Life is the Pits -- The NYC Pitbull
and Pit Mix Rescue Meetup
By Laura Osanitch
NYC Pit Bull and Pit Mix Meetup founder Amy Calmann and her pit bull "Patti Smith"
Chelsea resident Amy Calmann, adopted her pit bull 'Patti Smith' from the New York Center for Animal Care and Control in 2003. She became so enamored of her warm and wiggly new friend she created the NYC Pitbull and Pit Mix Rescue Meetup, a group where pit bull owners could come out of the canine closet and show their love for their breed of choice. Today, 586 happy members gather all over the five boroughs.
Meetup member Cris, who requested her last name be omitted, joined the Meetup partly in response to comments made like that of a former boss, who noticed her dog's picture on her desk and chastised her for owning a pit bull. Shocked, Cris still remembers her eyes watering up as she hid her precious pet's photo in a drawer.
"It hurts my feelings when people react so angrily or frightened towards my dog. whom I love," Cris says, who was thrilled to meet likeminded people through the Meeutp.
Other members feel the same way. Ingrid and Francisco Rodriguez of Bushwick adopted their pit bull, 'Blanco' in September 2008. Abandoned, Blanco was in need of a hero, and the Rodriguez's answered the call. Since adopting 'Blanco', however, Ms. Rodriguez says she's found herself in situations she never bargained for, including what she describes as "thugs expressing their admiration," for her dog and a "dicey" bodega employee who, upon sighting Blanco, released a mistreated pit bull from a basement in what Ms. Rodriguez thinks was an attempt to incite a fight. The Rodriguez family is glad to have found the Pit Bull Meetup, where they feel they can make friends and create positive experiences for their precious pooch.
Author Jon Bozak with "Demo" and "Brinx"
Jon Bozak, author of graphic novel, Demo-The Story of a Junkyard Dog, is also a member of the NYC Pitbull Meetup and is the owner of two pit bulls; 15-year-old "Demo" and two-year old "Brinx." Mr. Bozak says his dogs and his book have served as a catharsis for his views on many issues, including judgment on appearance. He suggests: "People today are short on time and can't be faulted for forming fast opinions. But they should learn what they are forming opinions on. Be open to discussion."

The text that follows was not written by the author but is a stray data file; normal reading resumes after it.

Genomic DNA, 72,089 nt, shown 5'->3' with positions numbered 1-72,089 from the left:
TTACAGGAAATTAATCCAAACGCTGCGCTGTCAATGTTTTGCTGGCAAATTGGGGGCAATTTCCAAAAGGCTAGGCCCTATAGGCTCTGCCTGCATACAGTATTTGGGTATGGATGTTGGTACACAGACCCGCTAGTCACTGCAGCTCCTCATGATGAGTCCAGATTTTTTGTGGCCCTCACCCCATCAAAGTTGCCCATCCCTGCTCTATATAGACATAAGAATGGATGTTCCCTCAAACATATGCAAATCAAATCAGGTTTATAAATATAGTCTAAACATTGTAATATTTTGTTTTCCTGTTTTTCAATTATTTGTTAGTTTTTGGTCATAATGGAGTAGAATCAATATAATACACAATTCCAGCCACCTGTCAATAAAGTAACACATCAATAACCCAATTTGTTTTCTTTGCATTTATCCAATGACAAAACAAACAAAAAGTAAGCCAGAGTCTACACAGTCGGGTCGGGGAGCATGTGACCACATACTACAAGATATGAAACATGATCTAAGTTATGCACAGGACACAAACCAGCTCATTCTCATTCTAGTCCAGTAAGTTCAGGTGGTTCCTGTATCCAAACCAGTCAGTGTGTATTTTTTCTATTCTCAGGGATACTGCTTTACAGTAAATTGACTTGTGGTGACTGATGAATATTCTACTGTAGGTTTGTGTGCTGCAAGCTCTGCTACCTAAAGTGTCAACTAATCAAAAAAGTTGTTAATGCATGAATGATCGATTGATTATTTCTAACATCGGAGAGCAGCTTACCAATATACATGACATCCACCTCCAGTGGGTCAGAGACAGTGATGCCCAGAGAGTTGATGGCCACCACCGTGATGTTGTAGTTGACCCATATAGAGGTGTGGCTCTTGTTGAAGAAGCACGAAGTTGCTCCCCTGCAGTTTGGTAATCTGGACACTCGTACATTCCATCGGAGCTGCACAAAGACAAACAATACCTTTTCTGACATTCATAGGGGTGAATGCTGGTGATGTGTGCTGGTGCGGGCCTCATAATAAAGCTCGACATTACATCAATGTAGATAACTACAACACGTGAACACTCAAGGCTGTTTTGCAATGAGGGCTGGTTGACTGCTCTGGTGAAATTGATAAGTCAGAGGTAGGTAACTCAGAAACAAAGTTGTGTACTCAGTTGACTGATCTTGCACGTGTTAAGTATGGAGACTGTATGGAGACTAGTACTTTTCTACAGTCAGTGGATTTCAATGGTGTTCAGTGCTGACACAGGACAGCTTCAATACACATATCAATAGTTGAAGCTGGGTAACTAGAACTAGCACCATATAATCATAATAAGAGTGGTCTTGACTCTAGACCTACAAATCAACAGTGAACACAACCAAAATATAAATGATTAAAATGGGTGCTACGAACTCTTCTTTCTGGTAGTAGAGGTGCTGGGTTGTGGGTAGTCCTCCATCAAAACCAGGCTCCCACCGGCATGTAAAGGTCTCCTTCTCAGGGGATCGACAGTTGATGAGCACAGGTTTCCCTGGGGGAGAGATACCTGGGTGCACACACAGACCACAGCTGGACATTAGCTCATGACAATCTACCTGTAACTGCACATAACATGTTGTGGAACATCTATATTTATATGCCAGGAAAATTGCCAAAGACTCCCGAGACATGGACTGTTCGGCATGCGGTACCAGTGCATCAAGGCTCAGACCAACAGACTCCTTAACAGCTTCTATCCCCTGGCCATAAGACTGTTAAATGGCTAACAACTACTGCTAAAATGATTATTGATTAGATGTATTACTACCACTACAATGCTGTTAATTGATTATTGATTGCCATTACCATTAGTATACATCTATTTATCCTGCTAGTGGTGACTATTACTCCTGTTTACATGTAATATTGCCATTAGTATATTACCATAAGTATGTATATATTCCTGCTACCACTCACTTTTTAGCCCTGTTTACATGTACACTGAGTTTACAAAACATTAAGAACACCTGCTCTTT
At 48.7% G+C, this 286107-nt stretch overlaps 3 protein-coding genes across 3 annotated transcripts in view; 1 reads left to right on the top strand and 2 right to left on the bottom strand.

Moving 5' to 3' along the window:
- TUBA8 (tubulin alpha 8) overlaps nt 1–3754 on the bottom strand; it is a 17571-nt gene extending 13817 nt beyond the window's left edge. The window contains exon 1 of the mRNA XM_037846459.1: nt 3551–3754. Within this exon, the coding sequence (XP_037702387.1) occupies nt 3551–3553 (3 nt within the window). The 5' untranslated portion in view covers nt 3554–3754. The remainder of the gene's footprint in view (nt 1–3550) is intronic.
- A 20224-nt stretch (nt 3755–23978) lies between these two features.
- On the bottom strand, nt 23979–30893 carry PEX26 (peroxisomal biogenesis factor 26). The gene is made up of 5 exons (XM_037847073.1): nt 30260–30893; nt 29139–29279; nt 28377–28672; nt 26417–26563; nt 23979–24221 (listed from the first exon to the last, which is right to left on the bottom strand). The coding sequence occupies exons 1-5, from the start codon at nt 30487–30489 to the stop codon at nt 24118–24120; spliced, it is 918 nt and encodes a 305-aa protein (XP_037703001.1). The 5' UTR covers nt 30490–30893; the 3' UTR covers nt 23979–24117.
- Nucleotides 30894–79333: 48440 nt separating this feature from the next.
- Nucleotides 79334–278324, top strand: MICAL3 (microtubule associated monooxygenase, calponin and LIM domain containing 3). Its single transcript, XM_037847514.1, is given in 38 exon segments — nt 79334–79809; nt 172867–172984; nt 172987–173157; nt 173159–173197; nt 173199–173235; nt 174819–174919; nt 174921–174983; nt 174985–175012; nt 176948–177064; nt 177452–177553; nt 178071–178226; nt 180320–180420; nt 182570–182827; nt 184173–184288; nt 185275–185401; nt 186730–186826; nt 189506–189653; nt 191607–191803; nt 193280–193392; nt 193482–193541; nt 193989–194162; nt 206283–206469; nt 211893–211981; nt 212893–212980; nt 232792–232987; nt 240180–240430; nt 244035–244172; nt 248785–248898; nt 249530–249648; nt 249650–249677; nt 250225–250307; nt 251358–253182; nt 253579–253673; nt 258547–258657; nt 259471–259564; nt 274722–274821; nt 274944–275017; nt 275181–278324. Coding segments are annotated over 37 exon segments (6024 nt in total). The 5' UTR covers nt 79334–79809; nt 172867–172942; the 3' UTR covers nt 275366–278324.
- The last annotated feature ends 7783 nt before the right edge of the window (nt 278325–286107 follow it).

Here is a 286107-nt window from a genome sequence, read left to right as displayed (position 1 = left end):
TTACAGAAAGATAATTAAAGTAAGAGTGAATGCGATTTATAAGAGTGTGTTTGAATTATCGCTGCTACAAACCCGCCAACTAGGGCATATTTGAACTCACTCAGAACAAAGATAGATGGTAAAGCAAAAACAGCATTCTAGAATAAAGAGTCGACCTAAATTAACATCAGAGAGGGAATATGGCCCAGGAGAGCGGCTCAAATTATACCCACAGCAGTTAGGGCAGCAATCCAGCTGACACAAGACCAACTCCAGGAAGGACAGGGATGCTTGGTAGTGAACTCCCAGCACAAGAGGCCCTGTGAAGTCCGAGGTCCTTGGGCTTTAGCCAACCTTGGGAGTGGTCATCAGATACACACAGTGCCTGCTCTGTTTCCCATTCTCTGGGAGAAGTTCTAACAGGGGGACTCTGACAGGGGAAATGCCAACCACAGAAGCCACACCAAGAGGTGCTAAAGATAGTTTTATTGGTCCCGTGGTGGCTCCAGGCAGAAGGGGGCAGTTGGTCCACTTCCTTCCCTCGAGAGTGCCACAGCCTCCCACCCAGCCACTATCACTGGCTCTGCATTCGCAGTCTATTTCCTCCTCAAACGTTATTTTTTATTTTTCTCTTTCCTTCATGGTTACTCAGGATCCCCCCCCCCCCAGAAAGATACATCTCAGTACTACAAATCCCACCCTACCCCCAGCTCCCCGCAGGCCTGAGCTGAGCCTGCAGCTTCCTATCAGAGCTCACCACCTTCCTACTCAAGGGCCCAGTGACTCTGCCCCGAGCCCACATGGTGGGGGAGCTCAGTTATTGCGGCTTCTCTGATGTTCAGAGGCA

Large dogs are a common in New York City's projects, but a new provision may change that. Residents and others speak out about how this new law will change, or has already changed, their lives and the lives of their dogs. But citywide, New York City's already overburdened shelter system may feel the effects of a flood of these now 'banned' dogs being surrendered by New York City Housing Authority residents (NYCHA) who fear of losing their apartments.
New York City's Pit Bull Problem - And Why YOU Care
East River Houses resident Samuel* walked his two Rottweilers, 'Addy' and 'Nelson', from 105th Street and First Avenue to another nearby development, the George Washington Houses, one recent summer afternoon. Once there, he let the two large, seemingly tame dogs off their leashes for some exercise in the courtyard. Almost immediately, a woman begins arguing with him. She is afraid of the dogs and demands Samuel put them back on their leashes.
Samuel refuses. His dogs have never hurt anyone, he tells the angry woman, and they're under control. After a few more minutes of arguing she walks away cursing.
"I can't win," Samuel shrugs. By his own admission, he is an intimidating sight. Six foot five, dark skinned, tattooed, and flanked by two large dogs, he says he's an 'easy target' for both public housing residents and police officers alike.
"Kids as young as ten years old, looking to become Crips or Bloods, flash red or blue bandanas and threaten to 'blast' me because they think I'm a cop. And the cops? They think I'm fighting my dogs and doing other bad things, and they won't leave me alone."
Add to the kids and the police one more group who will have Samuel and other public housing residents under a more watchful eye-The New York City Housing Authority (NYCHA).
On May 1st, the Housing Authority, which is responsible for overseeing some 178,489 apartments throughout five boroughs, imposed a 25-pound weight limit on family dogs, almost half of the 40-pound weight limit instituted seven years ago. Additionally, the new rule specifically bans pit bulls, Rottweilers, and Doberman Pinchers from public housing, period. Residents may either have one pet dog or one pet cat but not both. All pets living with public housing residents must be registered with NYCHA. And, like all dogs in the city, they must also be licensed.
The new weight and breed rules do not apply to service dogs or to residents of Section 8 subsidized apartments, which NYCHA does not manage. But those who have had dogs over 40 pounds since 2002 and did not register them with the housing authority at that time may now face eviction. Some residents have already been told to remove their dogs.